Pennsylvania Gov. Tom Wolf recently vetoed bipartisan legislation designed direct the state’s Department of Environmental Protection (DEP) to differentiate between shallow, conventional, oil and gas wells from deep, unconventional wells when setting regulations.
Senate Bill 790 (SB 790), the Conventional Oil and Gas Wells Act, the would have, among other things, blocked the DEP from applying industry drilling, monitoring, and restoration regulations developed as a result of a 2012 law to guide large, unconventional, deep oil and gas well development, to long-existing small, shallow conventional oil and gas production.
An initial version of SB 790 the passed the House in May by a vote of 109 members in favor of the bill to 93 opposed. The Senate passed a House amended version of the legislation on November 17, by a vote of 29 Senators in favor of the bill and 19 opposed.
Republican leaders in the state General Assembly have vowed to bring the bill up for a vote again in the next legislative session.
Conventional and Unconventional Wells Pose Different Risks
SB 790 was largely developed by the Penn Grade Crude Development Advisory Council, a body created by Act 52 of 2016 to advise and assist DEP with shaping regulations for conventional oil and gas development.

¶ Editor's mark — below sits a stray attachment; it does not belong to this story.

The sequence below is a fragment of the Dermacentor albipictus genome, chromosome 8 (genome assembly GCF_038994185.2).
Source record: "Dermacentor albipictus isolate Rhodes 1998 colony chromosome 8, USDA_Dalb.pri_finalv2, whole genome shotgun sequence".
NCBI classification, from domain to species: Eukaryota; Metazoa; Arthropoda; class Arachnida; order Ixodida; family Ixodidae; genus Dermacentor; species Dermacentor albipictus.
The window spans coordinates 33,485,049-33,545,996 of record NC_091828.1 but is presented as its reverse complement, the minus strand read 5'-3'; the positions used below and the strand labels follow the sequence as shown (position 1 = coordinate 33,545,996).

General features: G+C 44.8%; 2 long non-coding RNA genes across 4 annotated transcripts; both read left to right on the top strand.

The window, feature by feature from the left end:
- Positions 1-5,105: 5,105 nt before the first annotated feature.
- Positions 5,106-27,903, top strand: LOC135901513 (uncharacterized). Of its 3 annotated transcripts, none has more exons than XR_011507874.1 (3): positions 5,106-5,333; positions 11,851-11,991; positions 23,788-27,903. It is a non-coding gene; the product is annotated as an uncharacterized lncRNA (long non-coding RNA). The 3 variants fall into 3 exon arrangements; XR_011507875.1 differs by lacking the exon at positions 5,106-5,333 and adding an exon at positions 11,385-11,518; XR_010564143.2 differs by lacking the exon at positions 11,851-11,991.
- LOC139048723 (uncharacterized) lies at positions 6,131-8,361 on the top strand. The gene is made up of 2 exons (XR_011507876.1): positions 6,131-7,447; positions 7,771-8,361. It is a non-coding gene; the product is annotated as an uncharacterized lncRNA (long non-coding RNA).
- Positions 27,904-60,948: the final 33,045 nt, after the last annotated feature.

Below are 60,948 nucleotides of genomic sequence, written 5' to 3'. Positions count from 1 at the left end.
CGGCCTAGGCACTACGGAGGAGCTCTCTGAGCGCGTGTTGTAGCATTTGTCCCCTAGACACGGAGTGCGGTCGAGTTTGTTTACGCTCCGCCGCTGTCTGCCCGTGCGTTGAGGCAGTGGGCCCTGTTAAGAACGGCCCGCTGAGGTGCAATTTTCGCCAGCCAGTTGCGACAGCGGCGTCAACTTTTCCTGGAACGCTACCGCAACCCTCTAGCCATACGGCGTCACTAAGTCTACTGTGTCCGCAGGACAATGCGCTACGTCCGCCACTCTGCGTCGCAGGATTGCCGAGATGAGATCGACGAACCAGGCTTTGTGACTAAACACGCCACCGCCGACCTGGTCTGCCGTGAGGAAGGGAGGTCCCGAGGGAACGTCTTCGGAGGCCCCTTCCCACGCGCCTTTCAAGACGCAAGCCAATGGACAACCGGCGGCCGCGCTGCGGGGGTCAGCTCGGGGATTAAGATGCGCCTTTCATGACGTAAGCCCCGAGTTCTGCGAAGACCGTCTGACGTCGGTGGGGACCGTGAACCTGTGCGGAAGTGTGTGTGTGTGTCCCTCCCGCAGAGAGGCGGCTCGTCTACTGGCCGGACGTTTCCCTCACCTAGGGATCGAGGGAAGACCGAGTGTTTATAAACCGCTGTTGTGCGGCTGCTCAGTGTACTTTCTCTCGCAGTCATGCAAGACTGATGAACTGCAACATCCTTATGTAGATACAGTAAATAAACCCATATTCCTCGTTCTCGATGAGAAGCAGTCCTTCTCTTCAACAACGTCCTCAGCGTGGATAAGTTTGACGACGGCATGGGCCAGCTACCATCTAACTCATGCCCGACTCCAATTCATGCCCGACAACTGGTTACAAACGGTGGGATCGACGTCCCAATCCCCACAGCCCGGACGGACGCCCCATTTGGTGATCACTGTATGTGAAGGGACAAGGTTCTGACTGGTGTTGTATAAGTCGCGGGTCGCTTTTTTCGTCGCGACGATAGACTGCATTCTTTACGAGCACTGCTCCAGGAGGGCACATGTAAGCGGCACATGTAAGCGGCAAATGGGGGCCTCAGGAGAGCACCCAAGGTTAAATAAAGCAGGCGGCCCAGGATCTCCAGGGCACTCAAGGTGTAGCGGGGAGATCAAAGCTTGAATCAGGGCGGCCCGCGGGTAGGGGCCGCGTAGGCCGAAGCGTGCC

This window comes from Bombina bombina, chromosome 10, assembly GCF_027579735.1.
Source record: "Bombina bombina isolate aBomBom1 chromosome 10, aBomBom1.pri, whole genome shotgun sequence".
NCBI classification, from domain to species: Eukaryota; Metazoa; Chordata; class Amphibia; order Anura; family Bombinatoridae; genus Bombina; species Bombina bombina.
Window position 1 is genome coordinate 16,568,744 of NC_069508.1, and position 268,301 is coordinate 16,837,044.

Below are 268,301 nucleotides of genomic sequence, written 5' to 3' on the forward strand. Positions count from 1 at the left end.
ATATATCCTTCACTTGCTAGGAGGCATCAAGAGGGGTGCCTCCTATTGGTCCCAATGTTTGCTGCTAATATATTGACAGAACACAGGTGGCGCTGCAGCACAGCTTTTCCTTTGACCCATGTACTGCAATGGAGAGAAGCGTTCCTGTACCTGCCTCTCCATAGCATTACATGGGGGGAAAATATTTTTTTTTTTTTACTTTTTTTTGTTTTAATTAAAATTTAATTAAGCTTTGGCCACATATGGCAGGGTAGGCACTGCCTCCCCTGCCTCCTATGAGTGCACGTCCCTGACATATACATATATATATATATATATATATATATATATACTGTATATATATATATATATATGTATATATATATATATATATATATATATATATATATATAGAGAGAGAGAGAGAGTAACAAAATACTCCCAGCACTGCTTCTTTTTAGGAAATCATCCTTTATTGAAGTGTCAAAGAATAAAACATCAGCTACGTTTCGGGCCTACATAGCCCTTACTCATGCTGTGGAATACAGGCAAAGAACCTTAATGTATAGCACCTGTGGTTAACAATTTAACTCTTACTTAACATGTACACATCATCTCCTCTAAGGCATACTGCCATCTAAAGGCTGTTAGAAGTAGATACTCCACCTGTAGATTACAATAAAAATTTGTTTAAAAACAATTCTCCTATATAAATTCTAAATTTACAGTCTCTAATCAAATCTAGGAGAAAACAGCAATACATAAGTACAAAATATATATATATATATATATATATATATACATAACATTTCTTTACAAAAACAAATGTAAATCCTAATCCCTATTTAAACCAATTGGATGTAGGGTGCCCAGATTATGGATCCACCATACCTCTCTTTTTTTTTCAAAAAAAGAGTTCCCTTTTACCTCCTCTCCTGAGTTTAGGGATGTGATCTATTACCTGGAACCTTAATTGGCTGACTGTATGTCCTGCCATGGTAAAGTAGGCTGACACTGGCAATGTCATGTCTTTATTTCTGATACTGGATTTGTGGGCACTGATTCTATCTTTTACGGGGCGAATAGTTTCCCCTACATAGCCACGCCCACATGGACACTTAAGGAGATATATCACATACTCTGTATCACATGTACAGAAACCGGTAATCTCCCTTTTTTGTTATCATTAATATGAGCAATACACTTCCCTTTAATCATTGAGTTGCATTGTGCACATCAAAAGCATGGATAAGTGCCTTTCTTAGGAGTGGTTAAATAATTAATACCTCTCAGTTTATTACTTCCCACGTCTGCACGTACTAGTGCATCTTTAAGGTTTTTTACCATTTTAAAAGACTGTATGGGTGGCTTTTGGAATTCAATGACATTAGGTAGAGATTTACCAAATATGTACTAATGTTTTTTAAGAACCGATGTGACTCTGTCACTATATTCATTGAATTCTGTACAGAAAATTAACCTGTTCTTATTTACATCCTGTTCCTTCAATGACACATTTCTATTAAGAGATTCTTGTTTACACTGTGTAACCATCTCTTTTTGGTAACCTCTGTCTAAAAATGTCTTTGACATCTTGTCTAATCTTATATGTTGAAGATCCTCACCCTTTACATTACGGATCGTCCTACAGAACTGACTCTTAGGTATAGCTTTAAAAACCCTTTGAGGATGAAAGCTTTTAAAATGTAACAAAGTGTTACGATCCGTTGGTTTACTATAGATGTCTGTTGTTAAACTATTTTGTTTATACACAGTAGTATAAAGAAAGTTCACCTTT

The council and the bill’s sponsors argued history has shown small, shallow, conventional oil and gas operations do not pose the same environmental risks as larger, deep well operations producing oil and gas through unconventional means.
“There are major differences between unconventional deep-well drilling and conventional, shallow-well drilling…differences that this administration continues to ignore because it doesn’t fit their narrative,” state Rep. Martin Causer (R-Turtlepoint) said in a November 25 statement in response to the Wolf’s veto. “The industry is struggling immensely, and a significant cause of that struggle is the lack of understanding and purposeful misrepresentation of how our conventional oil and gas operations work in a safe and environmentally conscious manner.
“Nearly all of Pennsylvania’s conventional oil and gas wells are owned and operated by sole proprietors or small businesses,” said Causer. “These men and women live, work, and raise their children in the same communities where they are drilling for oil and gas [and] are capable of and committed to producing this valuable energy source while also ensuring clean air and water for themselves and future generations.”
H. Sterling Burnett, Ph.D.(email@example.com)is the managing editor of Environment & Climate News.
Pennsylvania state Rep. Martin Causer (R-Turtlepoint): http://www.repcauser.com/; https://www.pahouseformcenter.com/397/RepMartinCauser/SecureContact